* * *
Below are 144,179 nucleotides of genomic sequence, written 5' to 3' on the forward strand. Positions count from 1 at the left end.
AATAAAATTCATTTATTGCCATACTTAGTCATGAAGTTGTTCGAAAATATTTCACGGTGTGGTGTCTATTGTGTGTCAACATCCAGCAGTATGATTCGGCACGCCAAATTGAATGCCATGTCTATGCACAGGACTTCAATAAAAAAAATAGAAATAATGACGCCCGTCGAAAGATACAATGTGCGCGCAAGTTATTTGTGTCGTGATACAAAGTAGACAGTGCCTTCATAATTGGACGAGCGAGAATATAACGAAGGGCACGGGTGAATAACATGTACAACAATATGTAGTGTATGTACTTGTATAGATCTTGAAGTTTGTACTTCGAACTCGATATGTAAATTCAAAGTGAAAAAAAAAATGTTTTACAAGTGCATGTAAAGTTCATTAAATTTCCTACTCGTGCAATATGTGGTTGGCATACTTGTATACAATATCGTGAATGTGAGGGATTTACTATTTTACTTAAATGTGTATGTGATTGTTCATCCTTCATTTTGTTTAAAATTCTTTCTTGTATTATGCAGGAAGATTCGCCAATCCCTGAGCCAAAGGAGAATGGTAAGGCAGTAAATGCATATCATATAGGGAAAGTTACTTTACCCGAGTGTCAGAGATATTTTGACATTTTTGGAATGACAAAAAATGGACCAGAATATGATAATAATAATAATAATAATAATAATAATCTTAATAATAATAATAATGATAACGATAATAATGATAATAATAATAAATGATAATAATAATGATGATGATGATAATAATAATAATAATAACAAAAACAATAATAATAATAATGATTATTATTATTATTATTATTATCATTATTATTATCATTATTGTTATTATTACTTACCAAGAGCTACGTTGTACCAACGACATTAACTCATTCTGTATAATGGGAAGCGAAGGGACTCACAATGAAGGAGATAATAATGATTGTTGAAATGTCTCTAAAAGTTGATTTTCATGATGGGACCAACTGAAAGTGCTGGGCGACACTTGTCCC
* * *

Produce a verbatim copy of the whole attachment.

Below are 144,179 nucleotides of genomic sequence, written 5' to 3' on the forward strand. Positions count from 1 at the left end.
AATAAAATTCATTTATTGCCATACTTAGTCATGAAGTTGTTCGAAAATATTTCACGGTGTGGTGTCTATTGTGTGTCAACATCCAGCAGTATGATTCGGCACGCCAAATTGAATGCCATGTCTATGCACAGGACTTCAATAAAAAAAATAGAAATAATGACGCCCGTCGAAAGATACAATGTGCGCGCAAGTTATTTGTGTCGTGATACAAAGTAGACAGTGCCTTCATAATTGGACGAGCGAGAATATAACGAAGGGCACGGGTGAATAACATGTACAACAATATGTAGTGTATGTACTTGTATAGATCTTGAAGTTTGTACTTCGAACTCGATATGTAAATTCAAAGTGAAAAAAAAAATGTTTTACAAGTGCATGTAAAGTTCATTAAATTTCCTACTCGTGCAATATGTGGTTGGCATACTTGTATACAATATCGTGAATGTGAGGGATTTACTATTTTACTTAAATGTGTATGTGATTGTTCATCCTTCATTTTGTTTAAAATTCTTTCTTGTATTATGCAGGAAGATTCGCCAATCCCTGAGCCAAAGGAGAATGGTAAGGCAGTAAATGCATATCATATAGGGAAAGTTACTTTACCCGAGTGTCAGAGATATTTTGACATTTTTGGAATGACAAAAAATGGACCAGAATATGATAATAATAATAATAATAATAATAATAATCTTAATAATAATAATAATGATAACGATAATAATGATAATAATAATAAATGATAATAATAATGATGATGATGATAATAATAATAATAATAACAAAAACAATAATAATAATAATGATTATTATTATTATTATTATTATCATTATTATTATCATTATTGTTATTATTACTTACCAAGAGCTACGTTGTACCAACGACATTAACTCATTCTGTATAATGGGAAGCGAAGGGACTCACAATGAAGGAGATAATAATGATTGTTGAAATGTCTCTAAAAGTTGATTTTCATGATGGGACCAACTGAAAGTGCTGGGCGACACTTGTCCC